What Causes Peripheral Neuropathy (PN)?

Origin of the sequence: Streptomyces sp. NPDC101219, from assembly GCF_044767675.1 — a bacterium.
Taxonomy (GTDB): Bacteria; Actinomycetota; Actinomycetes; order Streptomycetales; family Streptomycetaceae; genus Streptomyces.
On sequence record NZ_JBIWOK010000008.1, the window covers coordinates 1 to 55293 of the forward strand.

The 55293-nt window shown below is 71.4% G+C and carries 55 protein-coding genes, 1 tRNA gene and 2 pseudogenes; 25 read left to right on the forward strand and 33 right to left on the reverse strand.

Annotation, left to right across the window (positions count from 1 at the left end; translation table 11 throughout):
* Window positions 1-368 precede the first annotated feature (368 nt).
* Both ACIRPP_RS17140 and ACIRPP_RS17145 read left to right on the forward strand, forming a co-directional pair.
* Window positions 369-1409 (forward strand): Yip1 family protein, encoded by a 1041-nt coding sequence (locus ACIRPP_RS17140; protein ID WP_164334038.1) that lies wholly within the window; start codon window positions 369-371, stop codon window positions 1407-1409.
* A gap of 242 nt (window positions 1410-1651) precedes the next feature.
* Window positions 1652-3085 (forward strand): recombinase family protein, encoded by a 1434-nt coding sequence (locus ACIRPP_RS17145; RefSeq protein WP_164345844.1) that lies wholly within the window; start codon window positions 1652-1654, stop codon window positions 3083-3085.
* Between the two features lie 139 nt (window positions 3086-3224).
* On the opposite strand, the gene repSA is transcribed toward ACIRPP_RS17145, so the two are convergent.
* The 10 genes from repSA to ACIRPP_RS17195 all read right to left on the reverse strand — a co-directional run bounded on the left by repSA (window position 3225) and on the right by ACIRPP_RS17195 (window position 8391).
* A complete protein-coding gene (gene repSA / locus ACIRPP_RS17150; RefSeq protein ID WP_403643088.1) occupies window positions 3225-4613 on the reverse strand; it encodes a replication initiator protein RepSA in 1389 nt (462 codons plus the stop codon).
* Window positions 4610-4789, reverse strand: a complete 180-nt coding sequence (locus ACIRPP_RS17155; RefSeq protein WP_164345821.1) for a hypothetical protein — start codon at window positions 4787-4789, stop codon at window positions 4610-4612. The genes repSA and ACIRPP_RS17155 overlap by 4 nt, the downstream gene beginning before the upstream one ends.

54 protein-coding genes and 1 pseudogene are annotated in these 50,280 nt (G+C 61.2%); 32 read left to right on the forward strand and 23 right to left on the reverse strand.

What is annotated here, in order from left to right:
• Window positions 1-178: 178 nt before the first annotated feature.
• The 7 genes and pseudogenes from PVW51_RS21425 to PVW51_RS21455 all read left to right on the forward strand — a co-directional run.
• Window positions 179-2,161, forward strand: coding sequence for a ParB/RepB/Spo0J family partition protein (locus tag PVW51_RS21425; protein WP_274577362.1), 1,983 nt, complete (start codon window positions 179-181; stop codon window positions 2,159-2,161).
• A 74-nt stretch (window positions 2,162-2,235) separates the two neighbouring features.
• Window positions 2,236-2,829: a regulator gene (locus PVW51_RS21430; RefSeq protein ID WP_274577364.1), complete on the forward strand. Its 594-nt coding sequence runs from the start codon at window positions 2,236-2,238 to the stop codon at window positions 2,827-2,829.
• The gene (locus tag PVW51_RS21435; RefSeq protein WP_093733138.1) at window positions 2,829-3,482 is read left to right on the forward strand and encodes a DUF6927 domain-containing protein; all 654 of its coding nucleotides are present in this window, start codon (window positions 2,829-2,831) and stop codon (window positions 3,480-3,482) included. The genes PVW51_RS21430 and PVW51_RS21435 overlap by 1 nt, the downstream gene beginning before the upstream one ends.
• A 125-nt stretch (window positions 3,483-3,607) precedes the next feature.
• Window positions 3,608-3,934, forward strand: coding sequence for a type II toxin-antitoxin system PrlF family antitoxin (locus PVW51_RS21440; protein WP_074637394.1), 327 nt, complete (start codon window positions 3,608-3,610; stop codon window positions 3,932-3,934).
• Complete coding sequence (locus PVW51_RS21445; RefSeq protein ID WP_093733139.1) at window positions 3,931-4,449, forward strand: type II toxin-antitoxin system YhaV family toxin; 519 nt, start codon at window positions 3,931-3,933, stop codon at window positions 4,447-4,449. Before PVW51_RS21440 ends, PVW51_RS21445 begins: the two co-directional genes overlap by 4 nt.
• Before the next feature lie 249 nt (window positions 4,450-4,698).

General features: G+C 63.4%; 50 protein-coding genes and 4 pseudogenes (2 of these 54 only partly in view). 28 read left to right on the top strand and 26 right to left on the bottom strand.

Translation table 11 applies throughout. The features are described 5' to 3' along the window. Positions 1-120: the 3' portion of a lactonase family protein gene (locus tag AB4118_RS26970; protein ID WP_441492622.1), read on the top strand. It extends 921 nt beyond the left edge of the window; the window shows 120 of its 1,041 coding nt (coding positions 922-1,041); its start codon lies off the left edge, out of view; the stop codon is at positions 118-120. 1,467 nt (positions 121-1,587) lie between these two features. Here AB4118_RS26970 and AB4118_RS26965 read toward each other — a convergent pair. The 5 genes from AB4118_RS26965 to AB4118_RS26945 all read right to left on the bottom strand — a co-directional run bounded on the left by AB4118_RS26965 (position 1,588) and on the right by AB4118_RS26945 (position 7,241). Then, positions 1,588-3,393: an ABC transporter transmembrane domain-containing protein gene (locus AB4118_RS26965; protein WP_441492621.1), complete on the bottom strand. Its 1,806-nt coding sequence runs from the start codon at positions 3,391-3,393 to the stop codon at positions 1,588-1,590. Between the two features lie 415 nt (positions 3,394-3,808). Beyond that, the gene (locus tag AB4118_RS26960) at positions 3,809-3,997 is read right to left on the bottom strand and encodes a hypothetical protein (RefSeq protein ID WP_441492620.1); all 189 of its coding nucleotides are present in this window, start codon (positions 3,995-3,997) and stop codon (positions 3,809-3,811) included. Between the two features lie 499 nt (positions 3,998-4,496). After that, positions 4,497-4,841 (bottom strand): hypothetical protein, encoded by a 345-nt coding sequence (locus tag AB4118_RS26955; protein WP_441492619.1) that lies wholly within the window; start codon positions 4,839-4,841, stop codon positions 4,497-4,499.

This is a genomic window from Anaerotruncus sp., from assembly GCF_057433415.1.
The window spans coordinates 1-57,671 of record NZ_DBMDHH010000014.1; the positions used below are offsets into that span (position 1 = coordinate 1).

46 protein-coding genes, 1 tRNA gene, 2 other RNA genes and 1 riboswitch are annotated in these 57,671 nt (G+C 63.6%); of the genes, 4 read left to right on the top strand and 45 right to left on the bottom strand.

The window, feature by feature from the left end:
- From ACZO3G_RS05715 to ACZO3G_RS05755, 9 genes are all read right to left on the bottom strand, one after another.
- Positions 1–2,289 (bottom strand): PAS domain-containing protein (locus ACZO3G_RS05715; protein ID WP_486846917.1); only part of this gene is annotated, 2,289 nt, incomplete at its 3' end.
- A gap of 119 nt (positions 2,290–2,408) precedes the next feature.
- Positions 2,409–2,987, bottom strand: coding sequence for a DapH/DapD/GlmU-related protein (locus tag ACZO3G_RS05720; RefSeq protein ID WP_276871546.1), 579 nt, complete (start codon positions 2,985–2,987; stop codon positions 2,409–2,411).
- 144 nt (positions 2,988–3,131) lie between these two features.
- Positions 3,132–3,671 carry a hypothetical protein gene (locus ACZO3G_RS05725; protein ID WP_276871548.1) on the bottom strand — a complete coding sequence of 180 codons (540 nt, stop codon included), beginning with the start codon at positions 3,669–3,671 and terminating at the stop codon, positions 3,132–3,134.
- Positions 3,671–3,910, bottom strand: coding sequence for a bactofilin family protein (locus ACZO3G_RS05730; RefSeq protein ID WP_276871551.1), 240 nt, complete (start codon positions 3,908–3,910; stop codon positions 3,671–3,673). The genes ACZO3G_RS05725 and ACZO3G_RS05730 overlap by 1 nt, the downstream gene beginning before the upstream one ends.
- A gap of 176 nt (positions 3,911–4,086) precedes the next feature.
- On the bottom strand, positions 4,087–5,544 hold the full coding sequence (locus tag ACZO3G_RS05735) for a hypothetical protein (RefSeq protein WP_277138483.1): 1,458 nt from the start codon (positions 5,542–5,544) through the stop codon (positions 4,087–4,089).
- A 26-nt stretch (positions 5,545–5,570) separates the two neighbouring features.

PN is one of the most common complications of diabetes, but may also be caused by circulatory problems, certain drugs, chemotherapy, alcohol abuse, anemia, AIDS, back problems, surgery, and by unknown causes (referred to as idiopathic neuropathy). Research now shows one cause of Diabetic Peripheral Neuropathy (DPN) is poor microcirculation to the nerves in the feet, legs and hands. In addition, recent studies have suggested an important molecule called nitric oxide (NO) may be in short supply in the blood vessels of people with diabetes. This molecule is critical for opening the blood vessels with each beat of your heart. Combine high blood pressure, high cholesterol or plaque build-up in your blood vessels with low amounts of NO (all common in diabetes), and the result is significantly reduced blood flow to the areas furthest from your heart. The nerves and tissues in those areas are not getting the oxygen and nutrients they need to stay healthy. The result can be pain, numbness, slow